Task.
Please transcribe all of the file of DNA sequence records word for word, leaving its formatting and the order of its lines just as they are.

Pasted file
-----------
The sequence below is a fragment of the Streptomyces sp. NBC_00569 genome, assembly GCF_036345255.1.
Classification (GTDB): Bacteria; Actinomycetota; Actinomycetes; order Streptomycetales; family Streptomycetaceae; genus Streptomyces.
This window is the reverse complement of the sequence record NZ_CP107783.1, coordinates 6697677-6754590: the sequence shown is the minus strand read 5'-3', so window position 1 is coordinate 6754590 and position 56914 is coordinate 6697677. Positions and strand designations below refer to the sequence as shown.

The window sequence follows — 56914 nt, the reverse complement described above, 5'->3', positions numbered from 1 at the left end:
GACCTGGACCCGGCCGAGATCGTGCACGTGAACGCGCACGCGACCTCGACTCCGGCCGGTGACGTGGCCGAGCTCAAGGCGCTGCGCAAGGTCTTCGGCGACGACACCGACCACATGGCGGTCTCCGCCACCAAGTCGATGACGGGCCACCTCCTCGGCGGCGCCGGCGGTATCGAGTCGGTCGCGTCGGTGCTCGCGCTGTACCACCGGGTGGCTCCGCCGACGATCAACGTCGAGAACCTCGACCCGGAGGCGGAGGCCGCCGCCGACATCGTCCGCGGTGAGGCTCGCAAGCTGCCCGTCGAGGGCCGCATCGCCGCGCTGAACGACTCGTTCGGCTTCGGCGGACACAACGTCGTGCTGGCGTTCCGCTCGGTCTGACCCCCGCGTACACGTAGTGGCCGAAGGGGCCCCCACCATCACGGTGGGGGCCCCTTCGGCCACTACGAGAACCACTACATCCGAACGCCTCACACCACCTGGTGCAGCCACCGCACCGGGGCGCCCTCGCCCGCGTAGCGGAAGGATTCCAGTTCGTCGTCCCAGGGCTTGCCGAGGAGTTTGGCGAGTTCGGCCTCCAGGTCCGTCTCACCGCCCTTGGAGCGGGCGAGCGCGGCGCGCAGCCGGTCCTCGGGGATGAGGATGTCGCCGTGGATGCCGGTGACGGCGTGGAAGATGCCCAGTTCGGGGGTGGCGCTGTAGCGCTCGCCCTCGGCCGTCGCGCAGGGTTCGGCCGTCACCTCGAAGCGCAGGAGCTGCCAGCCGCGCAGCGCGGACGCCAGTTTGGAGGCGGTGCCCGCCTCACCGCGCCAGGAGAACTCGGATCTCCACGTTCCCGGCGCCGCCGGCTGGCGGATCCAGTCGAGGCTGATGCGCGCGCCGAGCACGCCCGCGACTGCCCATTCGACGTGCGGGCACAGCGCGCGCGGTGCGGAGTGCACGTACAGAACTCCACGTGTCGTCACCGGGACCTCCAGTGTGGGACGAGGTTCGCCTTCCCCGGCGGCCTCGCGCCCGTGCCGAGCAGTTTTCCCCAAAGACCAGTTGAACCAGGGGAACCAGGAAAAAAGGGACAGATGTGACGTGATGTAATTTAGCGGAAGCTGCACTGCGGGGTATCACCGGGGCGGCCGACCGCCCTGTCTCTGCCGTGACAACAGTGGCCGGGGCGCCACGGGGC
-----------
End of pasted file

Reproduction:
The sequence below is a fragment of the Streptomyces sp. NBC_00569 genome, assembly GCF_036345255.1.
Classification (GTDB): Bacteria; Actinomycetota; Actinomycetes; order Streptomycetales; family Streptomycetaceae; genus Streptomyces.
This window is the reverse complement of the sequence record NZ_CP107783.1, coordinates 6697677-6754590: the sequence shown is the minus strand read 5'-3', so window position 1 is coordinate 6754590 and position 56914 is coordinate 6697677. Positions and strand designations below refer to the sequence as shown.

The window sequence follows — 56914 nt, the reverse complement described above, 5'->3', positions numbered from 1 at the left end:
GACCTGGACCCGGCCGAGATCGTGCACGTGAACGCGCACGCGACCTCGACTCCGGCCGGTGACGTGGCCGAGCTCAAGGCGCTGCGCAAGGTCTTCGGCGACGACACCGACCACATGGCGGTCTCCGCCACCAAGTCGATGACGGGCCACCTCCTCGGCGGCGCCGGCGGTATCGAGTCGGTCGCGTCGGTGCTCGCGCTGTACCACCGGGTGGCTCCGCCGACGATCAACGTCGAGAACCTCGACCCGGAGGCGGAGGCCGCCGCCGACATCGTCCGCGGTGAGGCTCGCAAGCTGCCCGTCGAGGGCCGCATCGCCGCGCTGAACGACTCGTTCGGCTTCGGCGGACACAACGTCGTGCTGGCGTTCCGCTCGGTCTGACCCCCGCGTACACGTAGTGGCCGAAGGGGCCCCCACCATCACGGTGGGGGCCCCTTCGGCCACTACGAGAACCACTACATCCGAACGCCTCACACCACCTGGTGCAGCCACCGCACCGGGGCGCCCTCGCCCGCGTAGCGGAAGGATTCCAGTTCGTCGTCCCAGGGCTTGCCGAGGAGTTTGGCGAGTTCGGCCTCCAGGTCCGTCTCACCGCCCTTGGAGCGGGCGAGCGCGGCGCGCAGCCGGTCCTCGGGGATGAGGATGTCGCCGTGGATGCCGGTGACGGCGTGGAAGATGCCCAGTTCGGGGGTGGCGCTGTAGCGCTCGCCCTCGGCCGTCGCGCAGGGTTCGGCCGTCACCTCGAAGCGCAGGAGCTGCCAGCCGCGCAGCGCGGACGCCAGTTTGGAGGCGGTGCCCGCCTCACCGCGCCAGGAGAACTCGGATCTCCACGTTCCCGGCGCCGCCGGCTGGCGGATCCAGTCGAGGCTGATGCGCGCGCCGAGCACGCCCGCGACTGCCCATTCGACGTGCGGGCACAGCGCGCGCGGTGCGGAGTGCACGTACAGAACTCCACGTGTCGTCACCGGGACCTCCAGTGTGGGACGAGGTTCGCCTTCCCCGGCGGCCTCGCGCCCGTGCCGAGCAGTTTTCCCCAAAGACCAGTTGAACCAGGGGAACCAGGAAAAAAGGGACAGATGTGACGTGATGTAATTTAGCGGAAGCTGCACTGCGGGGTATCACCGGGGCGGCCGACCGCCCTGTCTCTGCCGTGACAACAGTGGCCGGGGCGCCACGGGGC